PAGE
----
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PLoS One. 2012;7(7):e40844. doi: 10.1371/journal.pone.0040844. Epub 2012 Jul 16.

Cranial irradiation alters dendritic spine density and morphology in the hippocampus.

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  • 1Department of Neurological Surgery, University of California San Francisco, San Francisco, California, United States of America.

Abstract

Therapeutic irradiation of the brain is a common treatment modality for brain tumors, but can lead to impairment of cognitive function. Dendritic spines are sites of excitatory synaptic transmission and changes in spine structure and number are thought to represent a morphological correlate of altered brain functions associated with hippocampal dependent learning and memory. To gain some insight into the temporal and sub region specific cellular changes in the hippocampus following brain irradiation, we investigated the effects of 10 Gy cranial irradiation on dendritic spines in young adult mice. One week or 1 month post irradiation, changes in spine density and morphology in dentate gyrus (DG) granule and CA1 pyramidal neurons were quantified using Golgi staining. Our results showed that in the DG, there were significant reductions in spine density at both 1 week (11.9%) and 1 month (26.9%) after irradiation. In contrast, in the basal dendrites of CA1 pyramidal neurons, irradiation resulted in a significant reduction (18.7%) in spine density only at 1 week post irradiation. Analysis of spine morphology showed that irradiation led to significant decreases in the proportion of mushroom spines at both time points in the DG as well as CA1 basal dendrites. The proportions of stubby spines were significantly increased in both the areas at 1 month post irradiation. Irradiation did not alter spine density in the CA1 apical dendrites, but there were significant changes in the proportion of thin and mushroom spines at both time points post irradiation. Although the mechanisms involved are not clear, these findings are the first to show that brain irradiation of young adult animals leads to alterations in dendritic spine density and morphology in the hippocampus in a time dependent and region specific manner.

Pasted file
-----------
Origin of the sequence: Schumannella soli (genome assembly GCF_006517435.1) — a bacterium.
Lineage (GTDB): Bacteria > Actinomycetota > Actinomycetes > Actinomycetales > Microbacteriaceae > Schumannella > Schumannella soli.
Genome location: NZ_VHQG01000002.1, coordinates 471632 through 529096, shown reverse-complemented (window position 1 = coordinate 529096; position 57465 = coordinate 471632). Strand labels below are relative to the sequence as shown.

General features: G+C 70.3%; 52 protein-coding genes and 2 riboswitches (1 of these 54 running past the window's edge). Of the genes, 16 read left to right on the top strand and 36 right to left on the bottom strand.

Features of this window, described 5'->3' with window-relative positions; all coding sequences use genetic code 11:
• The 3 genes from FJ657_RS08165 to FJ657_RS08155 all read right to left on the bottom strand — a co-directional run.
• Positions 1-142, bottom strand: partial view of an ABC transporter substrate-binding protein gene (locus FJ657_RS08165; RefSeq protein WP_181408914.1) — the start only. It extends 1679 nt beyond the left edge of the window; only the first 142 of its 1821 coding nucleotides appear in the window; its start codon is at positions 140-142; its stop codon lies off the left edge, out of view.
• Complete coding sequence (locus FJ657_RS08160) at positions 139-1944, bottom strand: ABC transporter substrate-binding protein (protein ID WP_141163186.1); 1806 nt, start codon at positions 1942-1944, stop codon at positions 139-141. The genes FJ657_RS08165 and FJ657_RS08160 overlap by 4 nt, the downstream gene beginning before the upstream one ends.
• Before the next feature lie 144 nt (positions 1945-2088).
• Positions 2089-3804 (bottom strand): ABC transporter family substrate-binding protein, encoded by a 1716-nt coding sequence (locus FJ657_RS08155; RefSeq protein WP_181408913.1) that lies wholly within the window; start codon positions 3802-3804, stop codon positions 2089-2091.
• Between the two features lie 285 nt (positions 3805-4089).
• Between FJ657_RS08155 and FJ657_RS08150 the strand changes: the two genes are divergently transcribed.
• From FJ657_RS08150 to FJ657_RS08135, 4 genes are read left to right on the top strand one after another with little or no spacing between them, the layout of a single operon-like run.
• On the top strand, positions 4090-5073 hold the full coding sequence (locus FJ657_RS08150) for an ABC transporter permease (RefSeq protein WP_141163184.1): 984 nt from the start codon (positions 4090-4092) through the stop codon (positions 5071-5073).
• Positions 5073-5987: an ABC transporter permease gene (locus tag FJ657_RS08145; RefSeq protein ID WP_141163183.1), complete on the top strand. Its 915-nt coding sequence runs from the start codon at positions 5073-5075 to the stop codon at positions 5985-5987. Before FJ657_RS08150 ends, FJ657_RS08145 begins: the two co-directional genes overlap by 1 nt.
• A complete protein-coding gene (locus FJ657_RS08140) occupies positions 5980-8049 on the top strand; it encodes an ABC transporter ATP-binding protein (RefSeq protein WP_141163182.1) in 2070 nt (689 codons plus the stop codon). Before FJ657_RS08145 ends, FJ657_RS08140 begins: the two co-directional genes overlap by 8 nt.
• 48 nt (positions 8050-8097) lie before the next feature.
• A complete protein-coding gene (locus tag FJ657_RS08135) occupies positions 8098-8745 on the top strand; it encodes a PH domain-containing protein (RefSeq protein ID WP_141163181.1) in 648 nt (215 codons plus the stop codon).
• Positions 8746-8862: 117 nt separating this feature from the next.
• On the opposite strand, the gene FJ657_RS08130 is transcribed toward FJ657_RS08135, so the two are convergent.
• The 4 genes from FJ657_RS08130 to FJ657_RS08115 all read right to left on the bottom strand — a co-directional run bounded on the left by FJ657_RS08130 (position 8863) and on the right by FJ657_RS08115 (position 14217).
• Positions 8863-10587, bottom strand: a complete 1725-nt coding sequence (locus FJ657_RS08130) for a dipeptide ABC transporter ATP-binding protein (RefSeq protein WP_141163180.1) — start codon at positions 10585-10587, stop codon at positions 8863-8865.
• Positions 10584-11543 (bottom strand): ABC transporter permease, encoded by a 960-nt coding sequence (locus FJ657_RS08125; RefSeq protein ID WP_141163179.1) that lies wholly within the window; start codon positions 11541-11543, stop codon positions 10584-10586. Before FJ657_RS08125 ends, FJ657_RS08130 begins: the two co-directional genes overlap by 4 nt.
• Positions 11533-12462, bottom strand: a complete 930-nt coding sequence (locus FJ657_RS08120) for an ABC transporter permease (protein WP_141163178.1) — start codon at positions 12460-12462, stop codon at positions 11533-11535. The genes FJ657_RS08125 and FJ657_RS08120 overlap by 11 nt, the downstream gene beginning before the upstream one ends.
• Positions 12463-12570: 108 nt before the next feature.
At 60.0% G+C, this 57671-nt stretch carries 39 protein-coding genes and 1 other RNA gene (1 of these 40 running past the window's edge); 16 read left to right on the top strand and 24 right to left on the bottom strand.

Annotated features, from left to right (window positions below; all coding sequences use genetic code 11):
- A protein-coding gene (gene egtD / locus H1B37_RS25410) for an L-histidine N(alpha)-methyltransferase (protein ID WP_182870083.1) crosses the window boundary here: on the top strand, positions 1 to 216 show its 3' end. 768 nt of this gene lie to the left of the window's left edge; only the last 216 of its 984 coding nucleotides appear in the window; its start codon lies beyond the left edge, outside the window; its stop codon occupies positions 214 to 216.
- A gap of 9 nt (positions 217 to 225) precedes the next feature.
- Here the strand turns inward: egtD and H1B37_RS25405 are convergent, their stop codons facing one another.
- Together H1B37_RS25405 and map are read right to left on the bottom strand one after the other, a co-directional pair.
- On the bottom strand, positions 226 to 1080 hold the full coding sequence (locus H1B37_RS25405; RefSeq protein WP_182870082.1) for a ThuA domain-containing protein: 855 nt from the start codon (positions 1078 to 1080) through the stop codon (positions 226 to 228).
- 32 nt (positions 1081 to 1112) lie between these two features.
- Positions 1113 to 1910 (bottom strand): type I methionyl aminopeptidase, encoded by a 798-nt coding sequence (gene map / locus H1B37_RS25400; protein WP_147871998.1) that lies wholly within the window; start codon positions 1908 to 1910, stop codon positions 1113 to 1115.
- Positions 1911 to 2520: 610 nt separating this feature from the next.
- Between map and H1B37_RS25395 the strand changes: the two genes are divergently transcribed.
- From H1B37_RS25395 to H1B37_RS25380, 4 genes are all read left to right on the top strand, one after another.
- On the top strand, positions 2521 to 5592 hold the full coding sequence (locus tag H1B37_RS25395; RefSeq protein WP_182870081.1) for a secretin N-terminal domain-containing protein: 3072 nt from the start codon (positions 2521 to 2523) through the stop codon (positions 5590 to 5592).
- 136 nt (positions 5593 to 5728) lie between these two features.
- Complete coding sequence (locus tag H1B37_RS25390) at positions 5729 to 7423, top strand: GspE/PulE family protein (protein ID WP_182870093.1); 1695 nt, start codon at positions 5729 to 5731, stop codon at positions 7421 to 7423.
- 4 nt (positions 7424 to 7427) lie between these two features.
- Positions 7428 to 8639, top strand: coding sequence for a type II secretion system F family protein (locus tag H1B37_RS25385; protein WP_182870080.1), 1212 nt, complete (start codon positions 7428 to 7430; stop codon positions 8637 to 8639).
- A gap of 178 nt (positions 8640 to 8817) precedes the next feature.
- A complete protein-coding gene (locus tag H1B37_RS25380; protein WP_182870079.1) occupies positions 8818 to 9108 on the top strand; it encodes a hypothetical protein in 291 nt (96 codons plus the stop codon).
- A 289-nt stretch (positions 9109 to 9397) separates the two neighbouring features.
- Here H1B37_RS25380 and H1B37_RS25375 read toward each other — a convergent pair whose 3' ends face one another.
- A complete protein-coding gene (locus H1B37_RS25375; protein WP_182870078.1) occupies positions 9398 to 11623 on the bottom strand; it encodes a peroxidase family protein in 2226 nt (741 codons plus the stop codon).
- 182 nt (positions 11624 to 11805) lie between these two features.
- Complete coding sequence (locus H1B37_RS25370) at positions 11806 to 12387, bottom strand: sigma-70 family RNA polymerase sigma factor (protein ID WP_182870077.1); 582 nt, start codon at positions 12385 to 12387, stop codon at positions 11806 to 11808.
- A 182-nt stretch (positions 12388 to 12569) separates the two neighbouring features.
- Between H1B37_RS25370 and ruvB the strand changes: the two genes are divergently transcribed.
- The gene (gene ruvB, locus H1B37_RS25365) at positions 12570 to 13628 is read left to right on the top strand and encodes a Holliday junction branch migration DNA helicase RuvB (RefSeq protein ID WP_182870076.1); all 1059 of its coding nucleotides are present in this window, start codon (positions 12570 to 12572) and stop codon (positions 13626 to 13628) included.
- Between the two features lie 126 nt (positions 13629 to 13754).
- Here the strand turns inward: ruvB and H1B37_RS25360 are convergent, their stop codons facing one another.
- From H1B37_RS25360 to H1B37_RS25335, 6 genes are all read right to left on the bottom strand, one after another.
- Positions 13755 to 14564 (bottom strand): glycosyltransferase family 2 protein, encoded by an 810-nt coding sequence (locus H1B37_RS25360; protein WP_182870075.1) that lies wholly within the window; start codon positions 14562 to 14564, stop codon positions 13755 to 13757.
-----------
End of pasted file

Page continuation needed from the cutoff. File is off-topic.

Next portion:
PMID:
22815839
[PubMed - indexed for MEDLINE]
PMCID:
PMC3397939
Free PMC Article

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